Furthest Right

Leap Into Life (#8): How Science and Media Oversimplify for Internet Points

Media today cannot be separated from the internet because most of us share media items through the internet. We read the headline, decide that the item supports our views, and post it to social media or email as if to show others “see, I was right all along!”

Fitting within Tom Wolfe‘s analysis of the fiction-absolute, humans act to rationalize, excuse, and justify their choices as producing the best possible outcome for their lives, which is why both victimhood and data triumphalism of this nature exist.

For example, people want to believe that the high-carb diet is a healthy thing, so they seize on a headline like Long term high-fat diet expands waistline and shrinks brain on an article which boldly declaims:

In the study, mice were randomly allocated to a standard diet or a high-fat diet for 30 weeks, starting at eight weeks of age. Food intake, body weight and glucose levels were monitored at different intervals, along with glucose and insulin tolerance tests and cognitive dysfunction.

The mice on the high-fat diet gained a lot of weight, developed insulin resistance and started behaving abnormally compared to those fed a standard diet.

If your first response is not “rokai” to such an oversimplification, check your head: you have been bamboozled into accepting “truth” as one of a series of products pitched to you by careerists in science and media.

Let us look more deeply. They know they have a pocket of fame here between the posting of the headline and the debunking, so let us collapse that pocket because discovering reality is more important than the careers of a few research scientists who will be promoted based on the internet points they receive.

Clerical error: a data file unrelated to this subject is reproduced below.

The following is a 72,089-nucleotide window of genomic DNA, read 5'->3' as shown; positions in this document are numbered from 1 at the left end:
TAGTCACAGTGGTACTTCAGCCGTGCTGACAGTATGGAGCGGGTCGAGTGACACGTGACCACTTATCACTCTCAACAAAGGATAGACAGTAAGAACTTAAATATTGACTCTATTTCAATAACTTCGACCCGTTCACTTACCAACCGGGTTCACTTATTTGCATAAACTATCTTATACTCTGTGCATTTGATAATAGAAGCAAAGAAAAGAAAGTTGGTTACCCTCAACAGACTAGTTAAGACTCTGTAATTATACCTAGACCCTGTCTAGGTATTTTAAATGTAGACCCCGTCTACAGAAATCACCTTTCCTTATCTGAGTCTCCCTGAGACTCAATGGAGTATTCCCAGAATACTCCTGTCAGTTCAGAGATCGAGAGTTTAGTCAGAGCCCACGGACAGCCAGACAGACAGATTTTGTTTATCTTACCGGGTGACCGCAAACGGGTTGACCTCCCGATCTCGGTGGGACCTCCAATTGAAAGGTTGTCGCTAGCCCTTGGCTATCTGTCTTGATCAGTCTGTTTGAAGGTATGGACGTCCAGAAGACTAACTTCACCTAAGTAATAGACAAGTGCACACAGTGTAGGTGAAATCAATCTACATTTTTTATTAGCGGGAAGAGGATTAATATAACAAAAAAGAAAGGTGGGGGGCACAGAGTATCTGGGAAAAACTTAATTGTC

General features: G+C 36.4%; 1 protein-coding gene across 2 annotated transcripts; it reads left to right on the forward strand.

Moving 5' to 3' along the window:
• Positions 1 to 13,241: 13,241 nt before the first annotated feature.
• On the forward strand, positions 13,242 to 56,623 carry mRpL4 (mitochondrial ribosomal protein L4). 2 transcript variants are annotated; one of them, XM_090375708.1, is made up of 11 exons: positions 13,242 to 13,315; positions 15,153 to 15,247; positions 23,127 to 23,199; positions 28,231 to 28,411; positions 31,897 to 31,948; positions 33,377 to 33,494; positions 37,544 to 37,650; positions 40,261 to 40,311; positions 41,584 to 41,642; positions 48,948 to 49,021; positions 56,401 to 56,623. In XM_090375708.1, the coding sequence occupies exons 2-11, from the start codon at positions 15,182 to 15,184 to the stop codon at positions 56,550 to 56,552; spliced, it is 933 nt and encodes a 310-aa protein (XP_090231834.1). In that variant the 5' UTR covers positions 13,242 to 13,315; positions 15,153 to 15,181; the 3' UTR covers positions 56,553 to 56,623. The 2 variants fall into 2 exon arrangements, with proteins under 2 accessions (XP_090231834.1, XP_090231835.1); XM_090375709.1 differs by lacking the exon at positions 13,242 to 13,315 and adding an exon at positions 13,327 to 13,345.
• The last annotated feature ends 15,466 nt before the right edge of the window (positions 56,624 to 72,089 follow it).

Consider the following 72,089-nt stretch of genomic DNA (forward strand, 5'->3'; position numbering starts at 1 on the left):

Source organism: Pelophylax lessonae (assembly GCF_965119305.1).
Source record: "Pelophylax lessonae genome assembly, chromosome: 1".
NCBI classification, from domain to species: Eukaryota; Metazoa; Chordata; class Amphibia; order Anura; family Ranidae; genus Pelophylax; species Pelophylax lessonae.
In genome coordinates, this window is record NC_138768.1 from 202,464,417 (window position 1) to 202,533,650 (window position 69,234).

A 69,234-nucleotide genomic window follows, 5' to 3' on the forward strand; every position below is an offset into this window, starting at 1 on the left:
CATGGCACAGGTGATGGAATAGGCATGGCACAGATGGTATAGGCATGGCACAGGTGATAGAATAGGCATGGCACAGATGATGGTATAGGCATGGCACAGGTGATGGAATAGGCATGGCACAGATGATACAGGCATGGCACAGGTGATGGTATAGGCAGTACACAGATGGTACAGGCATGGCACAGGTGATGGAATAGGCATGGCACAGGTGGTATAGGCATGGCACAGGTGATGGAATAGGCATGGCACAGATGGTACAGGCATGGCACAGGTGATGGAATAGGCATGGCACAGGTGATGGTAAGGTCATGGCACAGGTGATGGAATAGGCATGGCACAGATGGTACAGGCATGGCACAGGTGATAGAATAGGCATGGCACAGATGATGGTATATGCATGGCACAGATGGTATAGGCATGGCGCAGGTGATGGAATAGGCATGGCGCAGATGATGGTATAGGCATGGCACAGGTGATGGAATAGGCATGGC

If we look at the paper, we can see what this high-fat diet (HFD) comprises:

Standard diet (STD) and high fat diet (HFD) formulation in the present study are from Specialty Feeds, Western Australia. All nutritional parameters of STD meet or exceed the NRC guidelines for rats and mice. High fat diet (SF04-001 formulation from Specialty Feeds, Western Australia), a semi-pure high fat diet formulation for laboratory rats and mice is based on Research Diets D12451.

So what exactly is in this high-fat diet?

In other words, this diet contains as much glucose as fat, and the fat comes from lard with added canola oil. We are looking at a different animal here than what you would naturally expect, which is a diet high in fatty seeds that the mice encounter as part of their daily foraging.

Instead, we have a forgery designed for skewing research, a high-sugar diet which also packs in some fat to justify its name.

Going back to the article, do we find that these conclusions are consistent?

Genetically modified Alzheimer’s disease mice showed a significant deterioration of cognition and pathological changes in the brain while fed the high fat diet.

And what about that headline “Long term high-fat diet expands waistline and shrinks brain”?

Neither are consistent with feeding mice a ton of sugar and then glibly concluding that the fats also present in the compound caused the mental deterioration observed. This research, as presented, is false, but it does not matter to the scientists who got their internet points.

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